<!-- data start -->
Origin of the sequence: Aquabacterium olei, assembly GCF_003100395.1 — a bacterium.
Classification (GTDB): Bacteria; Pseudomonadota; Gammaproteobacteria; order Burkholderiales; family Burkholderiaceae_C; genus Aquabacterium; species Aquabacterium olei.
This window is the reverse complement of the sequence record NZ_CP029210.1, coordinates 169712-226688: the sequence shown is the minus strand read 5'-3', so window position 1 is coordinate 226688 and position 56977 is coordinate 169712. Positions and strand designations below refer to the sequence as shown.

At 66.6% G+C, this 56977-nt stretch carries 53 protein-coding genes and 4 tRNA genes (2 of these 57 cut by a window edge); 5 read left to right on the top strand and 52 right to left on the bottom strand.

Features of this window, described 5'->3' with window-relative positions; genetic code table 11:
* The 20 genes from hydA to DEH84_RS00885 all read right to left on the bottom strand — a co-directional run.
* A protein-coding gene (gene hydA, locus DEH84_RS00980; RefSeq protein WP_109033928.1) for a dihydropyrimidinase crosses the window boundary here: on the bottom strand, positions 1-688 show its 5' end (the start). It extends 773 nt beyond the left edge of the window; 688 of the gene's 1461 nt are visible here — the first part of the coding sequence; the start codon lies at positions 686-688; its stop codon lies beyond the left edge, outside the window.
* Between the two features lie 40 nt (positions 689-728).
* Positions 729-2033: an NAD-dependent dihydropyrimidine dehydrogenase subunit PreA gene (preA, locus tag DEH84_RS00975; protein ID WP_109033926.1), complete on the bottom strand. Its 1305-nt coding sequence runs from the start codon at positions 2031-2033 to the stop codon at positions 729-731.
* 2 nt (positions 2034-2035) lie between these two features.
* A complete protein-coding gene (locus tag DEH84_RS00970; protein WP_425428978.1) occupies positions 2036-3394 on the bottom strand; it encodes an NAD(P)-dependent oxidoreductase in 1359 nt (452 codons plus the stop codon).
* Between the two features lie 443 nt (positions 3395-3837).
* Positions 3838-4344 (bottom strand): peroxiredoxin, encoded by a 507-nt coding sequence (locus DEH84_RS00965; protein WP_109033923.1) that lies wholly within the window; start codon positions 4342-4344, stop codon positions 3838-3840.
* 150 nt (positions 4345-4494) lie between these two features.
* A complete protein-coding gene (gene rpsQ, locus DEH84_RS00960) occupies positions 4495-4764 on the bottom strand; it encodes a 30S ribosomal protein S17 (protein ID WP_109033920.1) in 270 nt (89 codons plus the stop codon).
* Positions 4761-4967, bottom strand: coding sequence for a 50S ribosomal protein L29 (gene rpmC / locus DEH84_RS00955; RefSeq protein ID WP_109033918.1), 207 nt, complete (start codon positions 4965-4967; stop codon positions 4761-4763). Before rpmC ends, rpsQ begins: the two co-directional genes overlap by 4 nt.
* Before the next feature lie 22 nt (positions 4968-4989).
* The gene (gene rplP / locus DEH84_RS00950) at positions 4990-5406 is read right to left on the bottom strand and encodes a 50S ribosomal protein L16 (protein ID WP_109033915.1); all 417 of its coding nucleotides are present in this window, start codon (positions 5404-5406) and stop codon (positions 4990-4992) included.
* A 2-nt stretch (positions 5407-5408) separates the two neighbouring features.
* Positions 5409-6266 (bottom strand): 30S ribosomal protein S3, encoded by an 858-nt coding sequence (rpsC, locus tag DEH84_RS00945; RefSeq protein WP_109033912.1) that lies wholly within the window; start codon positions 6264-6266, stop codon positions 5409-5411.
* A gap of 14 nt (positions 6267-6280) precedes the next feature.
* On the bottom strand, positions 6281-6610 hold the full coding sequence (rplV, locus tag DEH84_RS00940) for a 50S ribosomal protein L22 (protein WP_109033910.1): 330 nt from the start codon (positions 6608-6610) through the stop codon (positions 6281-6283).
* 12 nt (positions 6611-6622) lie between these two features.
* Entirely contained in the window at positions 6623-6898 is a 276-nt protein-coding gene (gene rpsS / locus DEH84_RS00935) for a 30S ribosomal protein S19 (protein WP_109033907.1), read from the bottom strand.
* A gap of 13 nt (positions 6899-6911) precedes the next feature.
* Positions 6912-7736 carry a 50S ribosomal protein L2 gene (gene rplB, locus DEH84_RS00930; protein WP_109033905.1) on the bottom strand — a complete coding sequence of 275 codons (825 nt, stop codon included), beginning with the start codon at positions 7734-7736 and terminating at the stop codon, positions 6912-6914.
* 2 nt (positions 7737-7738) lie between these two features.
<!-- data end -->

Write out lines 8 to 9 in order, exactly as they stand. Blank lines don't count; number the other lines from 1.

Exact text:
* Between the two features lie 40 nt (positions 689-728).
* Positions 729-2033: an NAD-dependent dihydropyrimidine dehydrogenase subunit PreA gene (preA, locus tag DEH84_RS00975; protein ID WP_109033926.1), complete on the bottom strand. Its 1305-nt coding sequence runs from the start codon at positions 2031-2033 to the stop codon at positions 729-731.